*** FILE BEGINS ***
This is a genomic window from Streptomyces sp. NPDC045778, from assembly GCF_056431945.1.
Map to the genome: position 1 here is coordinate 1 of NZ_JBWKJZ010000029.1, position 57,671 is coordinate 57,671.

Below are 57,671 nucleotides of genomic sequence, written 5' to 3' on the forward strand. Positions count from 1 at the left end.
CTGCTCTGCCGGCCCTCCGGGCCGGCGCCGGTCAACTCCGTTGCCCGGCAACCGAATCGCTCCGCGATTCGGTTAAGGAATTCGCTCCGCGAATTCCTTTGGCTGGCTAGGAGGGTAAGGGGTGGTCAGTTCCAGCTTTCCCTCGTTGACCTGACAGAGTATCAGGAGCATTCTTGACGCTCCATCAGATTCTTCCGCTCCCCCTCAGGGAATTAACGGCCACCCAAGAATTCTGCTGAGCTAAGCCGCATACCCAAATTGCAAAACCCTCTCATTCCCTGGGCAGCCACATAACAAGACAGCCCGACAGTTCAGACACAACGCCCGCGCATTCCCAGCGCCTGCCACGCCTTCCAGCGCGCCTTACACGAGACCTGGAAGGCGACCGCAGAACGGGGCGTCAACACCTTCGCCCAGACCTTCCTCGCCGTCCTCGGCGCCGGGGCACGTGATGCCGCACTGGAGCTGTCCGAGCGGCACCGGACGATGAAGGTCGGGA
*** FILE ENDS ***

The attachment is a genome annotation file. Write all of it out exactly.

This is a genomic window from Streptomyces sp. NPDC045778, from assembly GCF_056431945.1.
Map to the genome: position 1 here is coordinate 1 of NZ_JBWKJZ010000029.1, position 57,671 is coordinate 57,671.

Below are 57,671 nucleotides of genomic sequence, written 5' to 3' on the forward strand. Positions count from 1 at the left end.
CTGCTCTGCCGGCCCTCCGGGCCGGCGCCGGTCAACTCCGTTGCCCGGCAACCGAATCGCTCCGCGATTCGGTTAAGGAATTCGCTCCGCGAATTCCTTTGGCTGGCTAGGAGGGTAAGGGGTGGTCAGTTCCAGCTTTCCCTCGTTGACCTGACAGAGTATCAGGAGCATTCTTGACGCTCCATCAGATTCTTCCGCTCCCCCTCAGGGAATTAACGGCCACCCAAGAATTCTGCTGAGCTAAGCCGCATACCCAAATTGCAAAACCCTCTCATTCCCTGGGCAGCCACATAACAAGACAGCCCGACAGTTCAGACACAACGCCCGCGCATTCCCAGCGCCTGCCACGCCTTCCAGCGCGCCTTACACGAGACCTGGAAGGCGACCGCAGAACGGGGCGTCAACACCTTCGCCCAGACCTTCCTCGCCGTCCTCGGCGCCGGGGCACGTGATGCCGCACTGGAGCTGTCCGAGCGGCACCGGACGATGAAGGTCGGGA